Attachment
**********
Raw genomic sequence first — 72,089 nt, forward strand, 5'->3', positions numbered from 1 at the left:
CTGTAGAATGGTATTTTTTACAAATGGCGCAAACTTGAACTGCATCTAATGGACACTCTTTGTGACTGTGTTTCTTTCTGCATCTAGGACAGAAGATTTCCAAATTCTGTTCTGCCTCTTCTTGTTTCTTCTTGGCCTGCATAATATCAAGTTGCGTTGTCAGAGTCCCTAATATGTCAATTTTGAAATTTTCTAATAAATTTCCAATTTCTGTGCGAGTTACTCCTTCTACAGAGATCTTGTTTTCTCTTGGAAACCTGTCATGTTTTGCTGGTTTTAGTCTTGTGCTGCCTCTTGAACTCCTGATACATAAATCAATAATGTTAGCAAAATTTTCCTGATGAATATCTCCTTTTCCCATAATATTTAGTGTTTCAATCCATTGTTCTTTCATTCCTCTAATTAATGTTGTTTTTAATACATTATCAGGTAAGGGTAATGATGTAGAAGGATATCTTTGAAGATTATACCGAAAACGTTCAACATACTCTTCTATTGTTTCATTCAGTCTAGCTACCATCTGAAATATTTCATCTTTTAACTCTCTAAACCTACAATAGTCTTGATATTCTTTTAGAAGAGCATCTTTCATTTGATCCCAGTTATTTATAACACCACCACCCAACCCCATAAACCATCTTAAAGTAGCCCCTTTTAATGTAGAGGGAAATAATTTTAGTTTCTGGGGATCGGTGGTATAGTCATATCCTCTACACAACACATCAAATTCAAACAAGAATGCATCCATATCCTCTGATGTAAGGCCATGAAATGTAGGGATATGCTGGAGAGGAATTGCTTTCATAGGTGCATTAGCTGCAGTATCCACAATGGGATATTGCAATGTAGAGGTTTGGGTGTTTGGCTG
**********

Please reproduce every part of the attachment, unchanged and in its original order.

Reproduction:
Raw genomic sequence first — 72,089 nt, forward strand, 5'->3', positions numbered from 1 at the left:
CTGTAGAATGGTATTTTTTACAAATGGCGCAAACTTGAACTGCATCTAATGGACACTCTTTGTGACTGTGTTTCTTTCTGCATCTAGGACAGAAGATTTCCAAATTCTGTTCTGCCTCTTCTTGTTTCTTCTTGGCCTGCATAATATCAAGTTGCGTTGTCAGAGTCCCTAATATGTCAATTTTGAAATTTTCTAATAAATTTCCAATTTCTGTGCGAGTTACTCCTTCTACAGAGATCTTGTTTTCTCTTGGAAACCTGTCATGTTTTGCTGGTTTTAGTCTTGTGCTGCCTCTTGAACTCCTGATACATAAATCAATAATGTTAGCAAAATTTTCCTGATGAATATCTCCTTTTCCCATAATATTTAGTGTTTCAATCCATTGTTCTTTCATTCCTCTAATTAATGTTGTTTTTAATACATTATCAGGTAAGGGTAATGATGTAGAAGGATATCTTTGAAGATTATACCGAAAACGTTCAACATACTCTTCTATTGTTTCATTCAGTCTAGCTACCATCTGAAATATTTCATCTTTTAACTCTCTAAACCTACAATAGTCTTGATATTCTTTTAGAAGAGCATCTTTCATTTGATCCCAGTTATTTATAACACCACCACCCAACCCCATAAACCATCTTAAAGTAGCCCCTTTTAATGTAGAGGGAAATAATTTTAGTTTCTGGGGATCGGTGGTATAGTCATATCCTCTACACAACACATCAAATTCAAACAAGAATGCATCCATATCCTCTGATGTAAGGCCATGAAATGTAGGGATATGCTGGAGAGGAATTGCTTTCATAGGTGCATTAGCTGCAGTATCCACAATGGGATATTGCAATGTAGAGGTTTGGGTGTTTGGCTG